Economic Partnership Agreements: Intellectual Property Rights & TRIPS Compatibility

A Workshop organised by the Catholic Agency for Overseas Development - CAFOD
Centre for International Environmental Law - CIEL
International Centre for Trade and Sustainable Development - ICTSD
Quaker United Nations Office - QUNO

Venue: Centre de Formation
Jongny, Switzerland

16 - 18 February 2007

Description | Agenda | Participants | Documents



Free trade agreements at the regional and bilateral level are becoming the new road to advance trade liberalization. These treaties are often one component of a larger political effort to deepen economic and political relations between countries. They also serve as a mean to lock bilateral and regional trading partners into particular commitments that reflect the multilateral negotiating goals of the stronger partners.

The EU and EFTA have been active in engaging in bilateral and regional trade agreements with developing country partners. These agreements have placed different emphases on IP issues and most likely their models will become more aggressive in certain areas such as geographical indications and trade marks, copyrights, UPOV like plant variety protection, and increased enforcement. Currently at the forefront of attention are the so called Economic Partnership Agreements (EPAs) which basically included African Caribbean and Pacific (ACPs) countries.

In order to make the negotiations of the EPAs more manageable, the ACP and other countries involved have divided themselves in six regions: (i) the Economic Community of West Africa (ECOWAS); (ii) Central Africa (Communauté Economique et Monétaire de l'Afrique Centrale or CEMAC); (iii) Common Market of Eastern and Southern Africa (COMESA); (iv) The Southern African Development Community (SADC); (v) the Caribbean Forum (CARIFORUM); and (vi) the Pacific Group.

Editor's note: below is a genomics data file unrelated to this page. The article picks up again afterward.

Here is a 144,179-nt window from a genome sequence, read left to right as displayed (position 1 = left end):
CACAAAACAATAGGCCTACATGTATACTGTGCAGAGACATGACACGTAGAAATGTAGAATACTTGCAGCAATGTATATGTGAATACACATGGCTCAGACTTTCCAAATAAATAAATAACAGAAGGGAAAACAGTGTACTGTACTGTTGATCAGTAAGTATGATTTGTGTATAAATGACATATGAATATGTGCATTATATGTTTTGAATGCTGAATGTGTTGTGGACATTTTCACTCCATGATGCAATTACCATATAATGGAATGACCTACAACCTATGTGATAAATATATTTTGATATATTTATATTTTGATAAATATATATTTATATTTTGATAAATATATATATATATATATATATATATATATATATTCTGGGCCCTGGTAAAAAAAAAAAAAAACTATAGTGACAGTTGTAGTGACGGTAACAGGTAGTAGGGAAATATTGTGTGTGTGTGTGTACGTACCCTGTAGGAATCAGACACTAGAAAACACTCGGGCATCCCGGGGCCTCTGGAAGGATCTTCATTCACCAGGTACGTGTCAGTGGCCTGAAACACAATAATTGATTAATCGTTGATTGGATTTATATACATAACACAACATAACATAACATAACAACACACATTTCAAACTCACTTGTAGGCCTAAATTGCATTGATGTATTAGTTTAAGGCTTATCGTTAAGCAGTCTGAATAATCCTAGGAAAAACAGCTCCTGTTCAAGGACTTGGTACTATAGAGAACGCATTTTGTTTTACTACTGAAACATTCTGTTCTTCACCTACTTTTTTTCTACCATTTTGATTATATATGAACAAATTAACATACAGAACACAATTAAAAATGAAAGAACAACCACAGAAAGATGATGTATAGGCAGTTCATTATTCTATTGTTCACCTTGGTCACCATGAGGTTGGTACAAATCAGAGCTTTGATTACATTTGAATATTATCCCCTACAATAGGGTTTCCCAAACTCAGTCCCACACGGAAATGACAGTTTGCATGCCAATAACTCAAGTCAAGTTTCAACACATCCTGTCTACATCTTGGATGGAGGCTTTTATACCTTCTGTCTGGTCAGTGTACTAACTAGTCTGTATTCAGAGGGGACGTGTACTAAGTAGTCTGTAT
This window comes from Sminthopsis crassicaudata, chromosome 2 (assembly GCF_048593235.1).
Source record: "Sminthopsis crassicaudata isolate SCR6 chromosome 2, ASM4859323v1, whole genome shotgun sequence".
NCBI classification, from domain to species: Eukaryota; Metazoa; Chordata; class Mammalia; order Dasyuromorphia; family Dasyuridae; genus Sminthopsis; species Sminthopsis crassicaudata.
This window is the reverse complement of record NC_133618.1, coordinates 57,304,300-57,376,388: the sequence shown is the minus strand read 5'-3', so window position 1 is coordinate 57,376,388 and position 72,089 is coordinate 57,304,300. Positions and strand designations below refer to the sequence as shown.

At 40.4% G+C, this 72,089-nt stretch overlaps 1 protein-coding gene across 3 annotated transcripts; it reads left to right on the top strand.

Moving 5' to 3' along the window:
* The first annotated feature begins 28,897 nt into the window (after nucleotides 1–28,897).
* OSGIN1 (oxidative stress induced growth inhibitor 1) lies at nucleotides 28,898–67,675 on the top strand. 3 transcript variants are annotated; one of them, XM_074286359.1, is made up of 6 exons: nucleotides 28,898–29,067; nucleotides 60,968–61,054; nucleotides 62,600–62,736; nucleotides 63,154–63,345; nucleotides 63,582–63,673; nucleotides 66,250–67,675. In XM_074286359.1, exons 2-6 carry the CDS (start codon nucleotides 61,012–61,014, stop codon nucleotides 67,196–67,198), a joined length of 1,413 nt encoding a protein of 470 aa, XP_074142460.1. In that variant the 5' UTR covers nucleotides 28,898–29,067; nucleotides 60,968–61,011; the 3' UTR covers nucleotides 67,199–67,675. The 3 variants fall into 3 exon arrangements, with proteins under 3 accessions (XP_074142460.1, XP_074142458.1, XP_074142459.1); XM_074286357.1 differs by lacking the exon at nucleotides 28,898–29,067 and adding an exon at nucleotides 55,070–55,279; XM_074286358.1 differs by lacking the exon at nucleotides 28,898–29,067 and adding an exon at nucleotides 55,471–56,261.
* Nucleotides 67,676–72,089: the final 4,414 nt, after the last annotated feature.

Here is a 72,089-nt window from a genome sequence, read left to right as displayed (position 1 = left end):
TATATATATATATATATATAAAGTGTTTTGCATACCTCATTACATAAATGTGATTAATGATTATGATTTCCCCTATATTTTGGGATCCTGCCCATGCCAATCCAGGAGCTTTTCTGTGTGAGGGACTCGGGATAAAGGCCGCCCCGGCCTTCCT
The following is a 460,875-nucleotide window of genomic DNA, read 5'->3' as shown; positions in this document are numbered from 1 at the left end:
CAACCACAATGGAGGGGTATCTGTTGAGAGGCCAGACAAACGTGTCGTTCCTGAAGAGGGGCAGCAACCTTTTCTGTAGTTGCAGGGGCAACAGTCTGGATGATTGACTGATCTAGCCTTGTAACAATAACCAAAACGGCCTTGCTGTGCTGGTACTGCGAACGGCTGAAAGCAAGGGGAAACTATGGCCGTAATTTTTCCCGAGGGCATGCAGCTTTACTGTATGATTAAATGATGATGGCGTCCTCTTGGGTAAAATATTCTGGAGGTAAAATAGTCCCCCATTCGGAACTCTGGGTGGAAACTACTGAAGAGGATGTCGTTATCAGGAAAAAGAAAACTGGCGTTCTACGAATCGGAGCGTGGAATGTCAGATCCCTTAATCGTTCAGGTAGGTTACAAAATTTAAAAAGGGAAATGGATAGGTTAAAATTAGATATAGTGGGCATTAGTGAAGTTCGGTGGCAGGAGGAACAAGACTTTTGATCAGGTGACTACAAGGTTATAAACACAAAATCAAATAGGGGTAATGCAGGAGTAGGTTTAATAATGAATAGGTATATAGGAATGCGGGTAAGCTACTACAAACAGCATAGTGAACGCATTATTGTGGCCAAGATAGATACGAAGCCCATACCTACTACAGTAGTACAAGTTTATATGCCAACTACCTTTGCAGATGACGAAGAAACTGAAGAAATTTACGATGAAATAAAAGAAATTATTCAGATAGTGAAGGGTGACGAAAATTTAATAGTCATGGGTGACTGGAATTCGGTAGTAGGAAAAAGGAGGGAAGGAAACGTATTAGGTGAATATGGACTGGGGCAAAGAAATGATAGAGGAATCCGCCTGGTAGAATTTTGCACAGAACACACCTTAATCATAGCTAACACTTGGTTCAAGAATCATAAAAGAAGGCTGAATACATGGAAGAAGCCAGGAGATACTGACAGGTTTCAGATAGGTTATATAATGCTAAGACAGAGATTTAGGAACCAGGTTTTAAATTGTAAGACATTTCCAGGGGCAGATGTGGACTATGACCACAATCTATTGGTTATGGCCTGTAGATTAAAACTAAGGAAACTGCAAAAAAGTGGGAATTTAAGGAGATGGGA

Concerns about IP sections in EPAs

Gradually EPAs are replacing the Cotonou Agreement and shifting cooperation of non-reciprocal based relations to trade-based reciprocal type of relations between the EU and some of its trade partners. Implying that not only the EU provides duty-free access to its markets for ACP exports but ACP countries will also provide duty-free access to their own markets for EU exports with some exceptions to the Least Development Countries.

While EPAs might offer important market access opportunities in developed countries a number of experts have expressed concerns that they might include some TRIPS-plus provisions. Such provisions could reduce opportunities to use flexibilities and exceptions that have been designed to safeguard certain public interest objectives and for LDCs, remove any developmental benefits from the extension of the TRIPS transition period. In this regards EPAs raise many negotiating and implementation challenges regarding policy coherence and maintenance of flexibilities left in those agreements.

Objectives of the dialogue

The objective of the workshop jointly organised by CAFOD, CIEL, ICTSD and QUNO is the following:

  • to provide a platform for a strategic discussion between relevant stakeholders on relevant IP trends in EPAs negotiations and subsequent implementation;

  • to generate a deeper understanding of new IP obligations in the new generation of EPAs;

  • to explore implications of new IP standards in EPAs on marketing of local products, biodiversity and traditional knowledge, and access to educational materials; and

  • to identify potential offensive and defensive interest on ACPs and other countries involved in EPAs.

In this context key intellectual property scholars, ACP and other countries representatives involved in EPAs negotiations, representatives from relevant IGOS and civil society negotiators were invited to hold presentations, exchange views and to share their knowledge on challenges that new IP obligations in EPAs may have on sustainable development prospects.

© ICTSD 2004 - Last Update: 05-Oct-2009